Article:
The Kremlin wants Russian shipyards to corner this market and win what Putin called in his 2007 parliamentary address, "a decent niche on the global market." And in February 2008, the then-presidential candidate Dmitry Medvedev called on Russian companies "to acquire foreign enterprises both directly and through participation in joint stock capital [and] help re-equip Russian enterprises, enhance their production, diversify investment and gain new markets."
This is where the Aker shipyards come in: Russian shipyards lag far behind in commercial-use technologies. The Aker shipyards are already producing ice-class dry-bulk carriers for Russian corporations such as Norilsk Nickel, the world's largest nickel producer. The shipyards produce double-acting cargo vessels, the sterns of which are designed to double up as ice-breaking bows. A pioneering technology specially developed for Arctic shipping - and one now in Russian hands.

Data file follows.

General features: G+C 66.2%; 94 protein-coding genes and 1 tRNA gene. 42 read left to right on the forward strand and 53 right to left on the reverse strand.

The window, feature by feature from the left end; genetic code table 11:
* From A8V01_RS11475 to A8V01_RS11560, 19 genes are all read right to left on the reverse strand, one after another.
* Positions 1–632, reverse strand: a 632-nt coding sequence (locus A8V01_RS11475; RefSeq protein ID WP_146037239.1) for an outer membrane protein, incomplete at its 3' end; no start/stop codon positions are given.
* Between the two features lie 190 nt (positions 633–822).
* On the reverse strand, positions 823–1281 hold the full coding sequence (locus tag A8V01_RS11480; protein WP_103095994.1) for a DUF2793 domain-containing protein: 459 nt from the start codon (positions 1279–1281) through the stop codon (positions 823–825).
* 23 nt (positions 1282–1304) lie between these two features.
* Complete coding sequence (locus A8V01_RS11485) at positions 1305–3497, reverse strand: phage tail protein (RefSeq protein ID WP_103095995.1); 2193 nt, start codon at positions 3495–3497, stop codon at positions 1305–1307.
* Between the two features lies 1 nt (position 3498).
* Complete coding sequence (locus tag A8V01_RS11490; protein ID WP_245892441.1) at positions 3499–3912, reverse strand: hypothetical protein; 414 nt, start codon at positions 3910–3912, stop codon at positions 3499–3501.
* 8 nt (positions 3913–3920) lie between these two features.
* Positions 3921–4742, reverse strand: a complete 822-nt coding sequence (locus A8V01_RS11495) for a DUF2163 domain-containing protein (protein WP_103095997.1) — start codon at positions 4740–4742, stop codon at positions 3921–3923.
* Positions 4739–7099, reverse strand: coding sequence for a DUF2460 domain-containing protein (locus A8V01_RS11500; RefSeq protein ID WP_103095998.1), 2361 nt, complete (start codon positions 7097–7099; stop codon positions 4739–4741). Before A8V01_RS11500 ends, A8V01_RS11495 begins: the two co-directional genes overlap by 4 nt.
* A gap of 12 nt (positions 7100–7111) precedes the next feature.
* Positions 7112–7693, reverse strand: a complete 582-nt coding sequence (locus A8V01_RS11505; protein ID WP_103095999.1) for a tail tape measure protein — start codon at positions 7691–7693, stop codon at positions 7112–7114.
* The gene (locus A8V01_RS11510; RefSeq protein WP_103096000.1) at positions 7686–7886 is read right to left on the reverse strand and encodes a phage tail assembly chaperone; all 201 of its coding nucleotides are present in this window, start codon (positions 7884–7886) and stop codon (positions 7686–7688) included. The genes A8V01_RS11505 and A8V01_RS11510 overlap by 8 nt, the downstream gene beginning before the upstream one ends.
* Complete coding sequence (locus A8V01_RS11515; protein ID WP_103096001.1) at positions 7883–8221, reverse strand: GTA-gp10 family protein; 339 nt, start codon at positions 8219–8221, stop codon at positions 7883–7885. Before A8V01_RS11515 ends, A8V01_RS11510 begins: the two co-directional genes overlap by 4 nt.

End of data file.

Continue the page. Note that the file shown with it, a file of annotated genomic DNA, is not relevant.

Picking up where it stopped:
The equation is the same when it comes to uber-oligarch Oleg Deripaska's investment in German-Austrian construction giants Strabag and Hochtief. In 2007, Deripaska acquired 10% of Germany's Hochtief and 30% of Austria's Strabag, both construction and infrastructure giants, in anticipation of Russia transforming "into a gigantic building site," in the words of Deutsche Bank. A state-sponsored infrastructure building programme will, according to First Deputy Prime Minister Sergei Ivanov, be worth a staggering $1 trillion over 10 years. "This country needs everything: roads, hospitals, schools, airports, cars, trains, airplanes," Deripaska said in a November 10 interview about his European construction industry acquisitions. "There is huge demand, and supply is not coping."